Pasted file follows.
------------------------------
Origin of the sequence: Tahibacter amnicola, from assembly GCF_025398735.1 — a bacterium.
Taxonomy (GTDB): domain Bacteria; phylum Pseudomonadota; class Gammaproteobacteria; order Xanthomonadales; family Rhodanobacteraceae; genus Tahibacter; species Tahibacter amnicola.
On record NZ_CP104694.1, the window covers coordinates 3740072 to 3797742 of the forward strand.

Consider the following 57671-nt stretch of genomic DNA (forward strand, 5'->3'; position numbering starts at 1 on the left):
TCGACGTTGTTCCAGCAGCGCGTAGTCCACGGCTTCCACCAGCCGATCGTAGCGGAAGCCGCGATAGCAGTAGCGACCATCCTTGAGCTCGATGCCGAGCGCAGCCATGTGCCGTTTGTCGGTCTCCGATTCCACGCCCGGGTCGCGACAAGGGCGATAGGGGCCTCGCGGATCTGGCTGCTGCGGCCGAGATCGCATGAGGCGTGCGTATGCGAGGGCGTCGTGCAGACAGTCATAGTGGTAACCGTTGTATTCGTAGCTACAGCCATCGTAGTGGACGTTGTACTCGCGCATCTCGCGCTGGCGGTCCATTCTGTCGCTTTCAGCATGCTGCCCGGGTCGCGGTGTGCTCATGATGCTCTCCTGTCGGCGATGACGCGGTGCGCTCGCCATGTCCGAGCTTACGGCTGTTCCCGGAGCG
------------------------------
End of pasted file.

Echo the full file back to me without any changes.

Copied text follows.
Origin of the sequence: Tahibacter amnicola, from assembly GCF_025398735.1 — a bacterium.
Taxonomy (GTDB): domain Bacteria; phylum Pseudomonadota; class Gammaproteobacteria; order Xanthomonadales; family Rhodanobacteraceae; genus Tahibacter; species Tahibacter amnicola.
On record NZ_CP104694.1, the window covers coordinates 3740072 to 3797742 of the forward strand.

Consider the following 57671-nt stretch of genomic DNA (forward strand, 5'->3'; position numbering starts at 1 on the left):
TCGACGTTGTTCCAGCAGCGCGTAGTCCACGGCTTCCACCAGCCGATCGTAGCGGAAGCCGCGATAGCAGTAGCGACCATCCTTGAGCTCGATGCCGAGCGCAGCCATGTGCCGTTTGTCGGTCTCCGATTCCACGCCCGGGTCGCGACAAGGGCGATAGGGGCCTCGCGGATCTGGCTGCTGCGGCCGAGATCGCATGAGGCGTGCGTATGCGAGGGCGTCGTGCAGACAGTCATAGTGGTAACCGTTGTATTCGTAGCTACAGCCATCGTAGTGGACGTTGTACTCGCGCATCTCGCGCTGGCGGTCCATTCTGTCGCTTTCAGCATGCTGCCCGGGTCGCGGTGTGCTCATGATGCTCTCCTGTCGGCGATGACGCGGTGCGCTCGCCATGTCCGAGCTTACGGCTGTTCCCGGAGCG